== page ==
On a crisp autumn day featuring a good deal of multi-hued foliage, I made my way to Groton Hill Music Center Sunday afternoon to hear Scott Dettra hold forth on the 1000-seat Concert Hall’s new virtual pipe organ, remarkable for its own vast array of colors. Thanks to its Hauptwerk software, a recitalist can choose among 15 different digitally sampled pipe organs to perform literature from a very large range of periods, styles, and nationalities. As a trained organist myself, I had no love for the electronic organs of the late 20th century whose sound, even when it somewhat resembled that of real pipes, was so perfectly even and utterly uniform that one inevitably heard it as “synthetic” and without character. With the significant advance in digital technology beginning at the very end of the previous century, however, the virtual pipe organ (VPO) emerged as a new type of instrument. While it does share the defining trait of earlier electronic organ—producing tone without pipes, using speakers—it digitally reproduces the sound of real pipes recorded elsewhere, and it includes the slightly varying characters among notes within a single stop that are not enough to mar the music but are perceptible and therefore lend the organ an air of authenticity. Since I have had very limited exposure to virtual pipe organs, I entered the hall with an open mind but (to be honest) also some skepticism that this instrument would be a significant advance over the digital and hybrid (a combination of digital registers and real pipes) organs I have heard and played; I left convinced that a new breed of organbuilders, whose skills extend into computer technology, have achieved this advance. Because VPOs necessarily rely on genuine pipe organs as the source of their tone, the former will never supplant the latter but will offer the possibility of organs to organizations that do not have million-range budgets or sufficient physical space for even a medium-sized pipe organ. Readers wishing to know further details about the many fascinating aspects of VPOs should peruse BMInt’s significant feature HERE.
That an artist of Scott Dettra’s stature readily agreed to perform on this instrument surely should also have some influence on the purists among us (those from whom one still sometimes hears the old saw, “If it has no pipes, it’s not an organ”). Moreover, Dettra’s program consisted nearly entirely of very well-known and well-loved repertoire which organ-lovers have heard live and on recordings of famous organs here and abroad, so he seemed to be demonstrating his confidence that this organ would measure up to those distinguished pipe organs. I can believe that even an experienced organist, hearing a recording of this recital without being told that it was played on a VPO, could conclude that it consisted of performances on three genuine pipe organs.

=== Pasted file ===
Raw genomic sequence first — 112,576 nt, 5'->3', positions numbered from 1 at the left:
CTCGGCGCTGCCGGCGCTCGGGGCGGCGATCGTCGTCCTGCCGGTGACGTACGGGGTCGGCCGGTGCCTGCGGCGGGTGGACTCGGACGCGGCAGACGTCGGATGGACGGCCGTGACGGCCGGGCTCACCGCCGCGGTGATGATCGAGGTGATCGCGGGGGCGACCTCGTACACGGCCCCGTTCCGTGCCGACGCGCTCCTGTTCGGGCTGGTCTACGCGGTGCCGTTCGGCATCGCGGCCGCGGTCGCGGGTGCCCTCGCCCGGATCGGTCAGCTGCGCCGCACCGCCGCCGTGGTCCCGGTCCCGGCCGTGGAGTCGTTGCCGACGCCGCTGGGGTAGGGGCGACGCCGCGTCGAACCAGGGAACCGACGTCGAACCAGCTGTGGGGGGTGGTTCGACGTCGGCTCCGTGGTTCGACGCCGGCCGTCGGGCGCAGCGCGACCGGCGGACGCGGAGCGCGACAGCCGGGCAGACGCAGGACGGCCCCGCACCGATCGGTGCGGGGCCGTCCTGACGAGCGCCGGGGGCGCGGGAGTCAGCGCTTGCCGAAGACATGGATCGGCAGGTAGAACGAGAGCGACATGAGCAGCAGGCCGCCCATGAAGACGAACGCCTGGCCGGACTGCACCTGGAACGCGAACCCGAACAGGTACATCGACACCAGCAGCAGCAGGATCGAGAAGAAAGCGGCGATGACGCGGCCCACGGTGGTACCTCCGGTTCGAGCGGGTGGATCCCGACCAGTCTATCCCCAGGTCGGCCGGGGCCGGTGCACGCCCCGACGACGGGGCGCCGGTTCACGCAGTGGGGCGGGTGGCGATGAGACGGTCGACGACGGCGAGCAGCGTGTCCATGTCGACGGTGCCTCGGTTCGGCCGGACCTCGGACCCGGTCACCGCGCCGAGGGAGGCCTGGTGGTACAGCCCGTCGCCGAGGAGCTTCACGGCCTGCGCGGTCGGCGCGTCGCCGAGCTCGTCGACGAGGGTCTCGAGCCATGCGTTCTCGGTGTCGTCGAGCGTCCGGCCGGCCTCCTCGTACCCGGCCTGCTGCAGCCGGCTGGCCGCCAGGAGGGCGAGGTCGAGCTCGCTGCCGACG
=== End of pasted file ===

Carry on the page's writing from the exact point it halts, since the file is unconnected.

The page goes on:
One wondered if the performer’s choice of opener, Wagner’s Overture to Die Meistersinger von Nürnberg, the sole work outside mainstream repertoire, might be a sly allusion to the new breed of organbuilders (in this case, Meta Organworks). Die Meistersinger (literally “the master-singers”) in this opera refers to an actual Renaissance-era guild of master craftsmen who were also amateur poets and musicians. In any case, the overture, transcribed by the late 19th– and early 20th-century virtuoso Edwin Lemare, made a rousing curtain-raiser. Dettra selected the German Romantic sample-set: the 1916 Walcker organ at the Martinikerk in Doesburg, Netherlands (though the orchestral E. M. Skinner sample-set would likely have been a viable alternative). In the full, rich sound of the opening, chorus reeds and the principal plenum were equal partners with neither dominating the other, and the upperwork—higher-pitched stops, mutations, and mixtures—was more prominent than in a typical Romantic organ. Nonetheless, the fanfare figures that feature prominently throughout the overture emerged with the requisite powerfully brassy timbre, and the smorgasbord of quieter 8’ colors was very much in the Romantic tradition. The artist skillfully handled orchestral crescendos and diminuendos, manipulating toe and finger pistons (changing stop combinations) as well as swell boxes, and his attentive contrasting of playful staccato with noble legato was exemplary. As always, Lemare’s transcription supplied ample pyrotechnics in both hands and feet, but in Dettra’s accomplished playing, musical communication took precedence over mere display.
For the Bach and Mozart works that followed, the organist selected a sample-set of the Sonnenorgel (literally, Sun Organ) of Sts. Peter and Paul in Görlitz, Germany, a modern instrument built in the Baroque style to replicate its predecessor from 1697. J. S. Bach’s Passacaglia in C Minor (BWV 582) is indisputably one of his greatest works, making the eponymous stately Spanish dance into a stunning set of variations; these conclude in a great fugue which both forms the climactic final variation and adds two new counter-subjects to the original theme. At the outset Bach has the organist play the theme, solo, on the pedals: Dettra played it entirely detached which regrettably robbed the piece of any dancelike character. The composer, of course, specified no articulation, leaving it up to the performer, but to play the main theme non-legato throughout is to miss the opportunity for varying articulation as well as reminding the listener that at base this is a dance. Dettra did, of course, vary the registrations, finding numerous attractive Baroque sound colors, ranging from subdued and mournful to authoritative as inspired by each variation. In his hands, Bach’s counterpoint was always clear and the tempo utterly steady (though some rhythmic inflection would have been welcome). One pleasant surprise was Dettra’s interpolation of a cadenza at the climax of the fugue; though Bach’s score merely indicates a pregnant pause after a long-held Neapolitan sixth chord, it is an ideal place to insert a cadenza, yet very few organists do so. This leads to the truly monumental coda with double pedal on the last two harmonies (a rarity in Bach). Given that the Sonnenorgel is a large instrument of four manuals, I was slightly disappointed that this most dramatic ending had less impact than usual.